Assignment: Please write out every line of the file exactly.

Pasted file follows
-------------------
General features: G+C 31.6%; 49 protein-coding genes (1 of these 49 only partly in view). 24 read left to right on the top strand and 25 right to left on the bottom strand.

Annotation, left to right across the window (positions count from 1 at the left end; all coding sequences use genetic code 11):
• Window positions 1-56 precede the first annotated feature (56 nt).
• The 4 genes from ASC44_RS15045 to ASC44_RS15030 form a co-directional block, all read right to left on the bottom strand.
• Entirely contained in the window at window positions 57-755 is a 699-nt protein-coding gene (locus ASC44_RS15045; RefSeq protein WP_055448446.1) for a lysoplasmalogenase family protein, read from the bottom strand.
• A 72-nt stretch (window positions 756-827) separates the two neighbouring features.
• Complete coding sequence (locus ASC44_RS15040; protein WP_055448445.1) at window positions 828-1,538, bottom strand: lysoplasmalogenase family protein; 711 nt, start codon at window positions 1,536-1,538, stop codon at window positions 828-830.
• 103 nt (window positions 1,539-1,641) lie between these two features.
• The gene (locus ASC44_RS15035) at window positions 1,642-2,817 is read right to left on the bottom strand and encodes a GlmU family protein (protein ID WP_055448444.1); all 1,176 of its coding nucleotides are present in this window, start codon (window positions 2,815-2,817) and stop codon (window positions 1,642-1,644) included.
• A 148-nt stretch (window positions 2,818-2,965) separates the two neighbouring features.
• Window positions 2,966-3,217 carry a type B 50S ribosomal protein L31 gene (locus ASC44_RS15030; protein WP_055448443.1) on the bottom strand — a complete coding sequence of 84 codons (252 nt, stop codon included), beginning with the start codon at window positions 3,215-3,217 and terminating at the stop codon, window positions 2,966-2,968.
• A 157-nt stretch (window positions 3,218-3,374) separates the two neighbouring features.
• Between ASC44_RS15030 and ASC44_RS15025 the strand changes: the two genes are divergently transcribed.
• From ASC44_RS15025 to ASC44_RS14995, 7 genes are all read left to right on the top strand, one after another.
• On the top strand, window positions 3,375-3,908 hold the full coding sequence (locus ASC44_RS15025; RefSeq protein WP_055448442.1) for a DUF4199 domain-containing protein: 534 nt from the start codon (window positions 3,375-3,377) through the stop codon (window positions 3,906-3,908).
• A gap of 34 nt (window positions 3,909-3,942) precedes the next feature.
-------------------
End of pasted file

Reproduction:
General features: G+C 31.6%; 49 protein-coding genes (1 of these 49 only partly in view). 24 read left to right on the top strand and 25 right to left on the bottom strand.

Annotation, left to right across the window (positions count from 1 at the left end; all coding sequences use genetic code 11):
• Window positions 1-56 precede the first annotated feature (56 nt).
• The 4 genes from ASC44_RS15045 to ASC44_RS15030 form a co-directional block, all read right to left on the bottom strand.
• Entirely contained in the window at window positions 57-755 is a 699-nt protein-coding gene (locus ASC44_RS15045; RefSeq protein WP_055448446.1) for a lysoplasmalogenase family protein, read from the bottom strand.
• A 72-nt stretch (window positions 756-827) separates the two neighbouring features.
• Complete coding sequence (locus ASC44_RS15040; protein WP_055448445.1) at window positions 828-1,538, bottom strand: lysoplasmalogenase family protein; 711 nt, start codon at window positions 1,536-1,538, stop codon at window positions 828-830.
• 103 nt (window positions 1,539-1,641) lie between these two features.
• The gene (locus ASC44_RS15035) at window positions 1,642-2,817 is read right to left on the bottom strand and encodes a GlmU family protein (protein ID WP_055448444.1); all 1,176 of its coding nucleotides are present in this window, start codon (window positions 2,815-2,817) and stop codon (window positions 1,642-1,644) included.
• A 148-nt stretch (window positions 2,818-2,965) separates the two neighbouring features.
• Window positions 2,966-3,217 carry a type B 50S ribosomal protein L31 gene (locus ASC44_RS15030; protein WP_055448443.1) on the bottom strand — a complete coding sequence of 84 codons (252 nt, stop codon included), beginning with the start codon at window positions 3,215-3,217 and terminating at the stop codon, window positions 2,966-2,968.
• A 157-nt stretch (window positions 3,218-3,374) separates the two neighbouring features.
• Between ASC44_RS15030 and ASC44_RS15025 the strand changes: the two genes are divergently transcribed.
• From ASC44_RS15025 to ASC44_RS14995, 7 genes are all read left to right on the top strand, one after another.
• On the top strand, window positions 3,375-3,908 hold the full coding sequence (locus ASC44_RS15025; RefSeq protein WP_055448442.1) for a DUF4199 domain-containing protein: 534 nt from the start codon (window positions 3,375-3,377) through the stop codon (window positions 3,906-3,908).
• A gap of 34 nt (window positions 3,909-3,942) precedes the next feature.